Originally published on Thu July 18, 2013 11:44 am
Apple, Google, Microsoft and a broad coalition of major tech companies are making a loud call for greater government disclosure of digital communications monitoring.
In a letter out today, an alliance of 63 companies and groups are calling for dramatically increased transparency around U.S. government surveillance efforts. This comes as the companies — and individual Americans — continue to grapple with recent revelations of a sweeping surveillance program led by the National Security Agency.
Today is Nelson Mandela's 95th birthday, and his legacy is being celebrated around the world. John Silvanus Wilson Junior, the president of Morehouse College, met Mandela in 1992. He tells Michel Martin about how that meeting changed his life, and fueled his commitment to educating African-American men. He also talks about the lessons he might share with his students in light of the George Zimmerman verdict.
Now we go to Mexico where this week brought a major development in the drug war. Authorities there captured the man they believe is the leader of the Zetas, a group that's been described as a paramilitary drug cartel responsible for some of the most grotesque violence connected to Mexico's drug war.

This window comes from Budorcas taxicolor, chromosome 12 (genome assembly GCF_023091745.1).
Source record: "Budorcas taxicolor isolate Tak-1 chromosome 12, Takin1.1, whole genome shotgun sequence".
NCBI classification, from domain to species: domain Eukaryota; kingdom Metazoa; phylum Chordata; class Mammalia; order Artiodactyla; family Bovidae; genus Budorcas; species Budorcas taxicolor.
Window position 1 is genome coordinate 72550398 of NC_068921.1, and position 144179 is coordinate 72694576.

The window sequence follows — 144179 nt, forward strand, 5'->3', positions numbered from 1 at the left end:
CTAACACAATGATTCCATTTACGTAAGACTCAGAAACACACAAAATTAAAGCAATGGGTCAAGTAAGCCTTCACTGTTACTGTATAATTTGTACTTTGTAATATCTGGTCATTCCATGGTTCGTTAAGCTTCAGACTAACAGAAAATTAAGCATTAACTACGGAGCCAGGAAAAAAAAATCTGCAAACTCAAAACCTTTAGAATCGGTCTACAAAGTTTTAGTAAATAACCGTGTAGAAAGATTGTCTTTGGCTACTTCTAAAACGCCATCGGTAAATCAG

I'm Michel Martin and this is TELL ME MORE from NPR News. Finally today, we go Behind Closed Doors. That's the segment where we talk about issues that people usually keep private. Today, we're speaking with a woman who turned what often becomes a private shame into a very public campaign and ultimately, a triumph. Author Beverly Donofrio turned her experience as a struggling young mother into the best-selling memoir "Riding in Cars with Boys." That was made into a film starring Drew Barrymore in 2001.